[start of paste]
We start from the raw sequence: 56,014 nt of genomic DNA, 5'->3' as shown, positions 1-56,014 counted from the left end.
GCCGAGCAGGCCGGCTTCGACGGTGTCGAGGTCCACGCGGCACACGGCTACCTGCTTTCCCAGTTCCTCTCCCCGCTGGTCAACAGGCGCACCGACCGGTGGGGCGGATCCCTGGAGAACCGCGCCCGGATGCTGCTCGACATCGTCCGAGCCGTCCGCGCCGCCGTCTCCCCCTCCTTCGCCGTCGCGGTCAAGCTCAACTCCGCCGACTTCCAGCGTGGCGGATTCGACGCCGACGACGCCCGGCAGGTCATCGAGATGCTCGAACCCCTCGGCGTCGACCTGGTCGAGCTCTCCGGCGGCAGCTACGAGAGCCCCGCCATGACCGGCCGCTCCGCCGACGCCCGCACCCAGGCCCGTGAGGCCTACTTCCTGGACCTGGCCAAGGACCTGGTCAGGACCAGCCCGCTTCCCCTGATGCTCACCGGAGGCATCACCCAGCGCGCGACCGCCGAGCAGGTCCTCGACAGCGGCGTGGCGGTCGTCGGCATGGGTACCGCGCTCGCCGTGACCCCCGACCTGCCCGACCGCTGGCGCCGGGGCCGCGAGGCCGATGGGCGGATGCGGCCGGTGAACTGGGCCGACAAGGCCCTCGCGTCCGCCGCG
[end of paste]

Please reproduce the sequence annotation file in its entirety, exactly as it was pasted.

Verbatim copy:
We start from the raw sequence: 56,014 nt of genomic DNA, 5'->3' as shown, positions 1-56,014 counted from the left end.
GCCGAGCAGGCCGGCTTCGACGGTGTCGAGGTCCACGCGGCACACGGCTACCTGCTTTCCCAGTTCCTCTCCCCGCTGGTCAACAGGCGCACCGACCGGTGGGGCGGATCCCTGGAGAACCGCGCCCGGATGCTGCTCGACATCGTCCGAGCCGTCCGCGCCGCCGTCTCCCCCTCCTTCGCCGTCGCGGTCAAGCTCAACTCCGCCGACTTCCAGCGTGGCGGATTCGACGCCGACGACGCCCGGCAGGTCATCGAGATGCTCGAACCCCTCGGCGTCGACCTGGTCGAGCTCTCCGGCGGCAGCTACGAGAGCCCCGCCATGACCGGCCGCTCCGCCGACGCCCGCACCCAGGCCCGTGAGGCCTACTTCCTGGACCTGGCCAAGGACCTGGTCAGGACCAGCCCGCTTCCCCTGATGCTCACCGGAGGCATCACCCAGCGCGCGACCGCCGAGCAGGTCCTCGACAGCGGCGTGGCGGTCGTCGGCATGGGTACCGCGCTCGCCGTGACCCCCGACCTGCCCGACCGCTGGCGCCGGGGCCGCGAGGCCGATGGGCGGATGCGGCCGGTGAACTGGGCCGACAAGGCCCTCGCGTCCGCCGCG